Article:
How I use my Bullet Journal for a more mindful start into the day

Me and my Bullet journal, a never-ending struggle-story. I’m a major control freak and need to have a plan of my daily, weekly and monthly schedule at all times or I start to get anxious and uneasy. Furthermore, if I do not have my weekly planner with me, I majorly freak out because WHAT IF I FORGET SOMETHING IMPORTANT?

This comes in handy, considering the fact that I now have no real work schedule but am a one-woman’s show and have to keep tabs on all projects, schedules and freelance work in order to be somewhat successful and earn a legit amount of money every month to pay my bills AND have a sufficient amount left for a pint of Ben & Jerry’s once a month. Usually, I carried a simple weekly planner filled with to-do list after to-do list in my purse. In order to not freak myself out with the planning and organizing, I decided to switch things up with my journal when I quit my day job.

I’ve always wanted to give the ever-so-hyped bullet journal a try and have found it to be the perfect solution for my freelance life, back to university stress, mental health and just life in general.

My daily bullet journal method

I usually do about 30 minutes of journaling as a slow start into the day. This routine gives me clarity, peace of mind and a grasp on how much I really have to tackle each day, but also helps me appreciate my work a bit more and feel more grateful for this incredible life I get to call my own. I have a thing for stationary, I always had. But this bullet journal has truly changed my game.

So here’s a quick insight into my bullet journal. I will show you how I design my spreads and talk about what has helped me plan my freelance work, keep an eye on my deadlines at uni, as well as get a grip on my mental state and health.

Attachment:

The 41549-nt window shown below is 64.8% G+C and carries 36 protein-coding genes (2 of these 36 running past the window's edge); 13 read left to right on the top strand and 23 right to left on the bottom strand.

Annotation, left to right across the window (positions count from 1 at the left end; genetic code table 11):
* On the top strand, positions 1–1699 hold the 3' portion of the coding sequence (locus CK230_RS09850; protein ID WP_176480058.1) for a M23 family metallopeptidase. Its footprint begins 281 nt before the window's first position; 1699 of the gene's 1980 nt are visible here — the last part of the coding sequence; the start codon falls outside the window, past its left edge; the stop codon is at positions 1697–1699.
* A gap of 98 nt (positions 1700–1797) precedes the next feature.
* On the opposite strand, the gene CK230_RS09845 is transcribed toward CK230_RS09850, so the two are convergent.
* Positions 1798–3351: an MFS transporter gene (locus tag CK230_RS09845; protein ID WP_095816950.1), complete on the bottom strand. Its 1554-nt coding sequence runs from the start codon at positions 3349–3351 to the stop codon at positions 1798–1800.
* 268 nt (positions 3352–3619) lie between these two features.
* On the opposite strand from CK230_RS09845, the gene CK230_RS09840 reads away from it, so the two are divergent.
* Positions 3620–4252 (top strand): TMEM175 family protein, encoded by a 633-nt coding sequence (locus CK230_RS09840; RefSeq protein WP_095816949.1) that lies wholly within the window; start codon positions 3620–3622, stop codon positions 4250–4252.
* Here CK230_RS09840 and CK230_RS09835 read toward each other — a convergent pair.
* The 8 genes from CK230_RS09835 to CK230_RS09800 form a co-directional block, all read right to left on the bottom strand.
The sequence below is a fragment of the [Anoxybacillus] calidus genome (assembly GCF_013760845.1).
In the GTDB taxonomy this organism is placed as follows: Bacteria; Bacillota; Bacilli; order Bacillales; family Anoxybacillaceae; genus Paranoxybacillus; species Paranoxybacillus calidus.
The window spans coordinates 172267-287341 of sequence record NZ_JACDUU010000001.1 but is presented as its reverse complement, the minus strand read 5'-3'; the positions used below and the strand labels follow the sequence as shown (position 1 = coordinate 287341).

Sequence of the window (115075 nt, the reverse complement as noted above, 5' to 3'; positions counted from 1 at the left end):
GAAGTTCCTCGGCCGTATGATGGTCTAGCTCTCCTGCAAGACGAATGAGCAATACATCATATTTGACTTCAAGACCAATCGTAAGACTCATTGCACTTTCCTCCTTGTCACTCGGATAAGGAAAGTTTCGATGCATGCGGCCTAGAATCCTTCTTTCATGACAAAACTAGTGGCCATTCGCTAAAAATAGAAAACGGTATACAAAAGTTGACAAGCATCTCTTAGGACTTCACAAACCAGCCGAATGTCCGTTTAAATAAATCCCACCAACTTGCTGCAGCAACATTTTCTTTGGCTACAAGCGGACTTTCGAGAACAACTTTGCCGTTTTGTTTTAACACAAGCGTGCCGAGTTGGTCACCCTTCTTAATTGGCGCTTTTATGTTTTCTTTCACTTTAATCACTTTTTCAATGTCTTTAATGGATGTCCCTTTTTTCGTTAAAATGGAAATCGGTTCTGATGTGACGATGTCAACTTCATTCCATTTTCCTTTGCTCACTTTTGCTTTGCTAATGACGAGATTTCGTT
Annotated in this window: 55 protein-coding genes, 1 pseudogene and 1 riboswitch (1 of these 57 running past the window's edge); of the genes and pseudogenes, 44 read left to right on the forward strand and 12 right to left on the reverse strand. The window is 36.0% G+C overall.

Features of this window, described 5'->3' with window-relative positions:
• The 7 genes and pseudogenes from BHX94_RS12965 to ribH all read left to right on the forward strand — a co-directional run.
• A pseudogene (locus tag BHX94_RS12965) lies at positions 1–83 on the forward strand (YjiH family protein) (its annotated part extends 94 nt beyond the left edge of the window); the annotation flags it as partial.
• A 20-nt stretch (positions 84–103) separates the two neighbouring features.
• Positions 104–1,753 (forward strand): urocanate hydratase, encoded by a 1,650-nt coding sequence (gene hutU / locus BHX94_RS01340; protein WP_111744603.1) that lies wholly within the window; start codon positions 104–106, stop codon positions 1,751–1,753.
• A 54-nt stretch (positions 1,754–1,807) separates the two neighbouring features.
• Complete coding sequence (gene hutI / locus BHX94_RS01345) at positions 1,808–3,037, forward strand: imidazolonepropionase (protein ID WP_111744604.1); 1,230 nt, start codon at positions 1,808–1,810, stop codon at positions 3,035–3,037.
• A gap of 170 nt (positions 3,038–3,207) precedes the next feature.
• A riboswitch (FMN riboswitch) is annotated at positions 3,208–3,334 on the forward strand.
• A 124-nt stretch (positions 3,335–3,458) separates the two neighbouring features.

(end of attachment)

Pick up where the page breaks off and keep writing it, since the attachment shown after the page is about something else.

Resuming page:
These are the products I use for my bullet journal

Gratitude Journaling

What probably made the most difference in the way I start my day and go through life, is my gratitude journal. Here I write down one or two things that I am grateful for at the beginning of each morning. This can be something ultra basic, such as “good coffee”, but sometimes also ventures into my relationship, my family and my success, or the way I see the world. This routine has MAJORLY changed my life.

Doing this, helps me reflect on the positive side of my life and not venture too much into comparing myself to others and slow down a bit. In this fast-paced world, that looks so fucking glamourous on social media, it is easy to get lost in the depths of feeling as if you were not living your life as much as you should. So sitting down with a good cup of coffee and a relaxing playlist in the morning to write down a few things that make you happy to be alive can make such a difference in your mindset, mood, and overall life. And honestly, it is my favourite part of every morning.

How I use my bullet journal for my freelance work

Some of the spreads in my bullet journal are reserved for freelance work, reporting, projects and just generally to keep an eye on open tasks, income and the way my business is running. Now, that I am only working with and for myself, it is even more important to keep a tab on every project, campaign and workshop I am doing.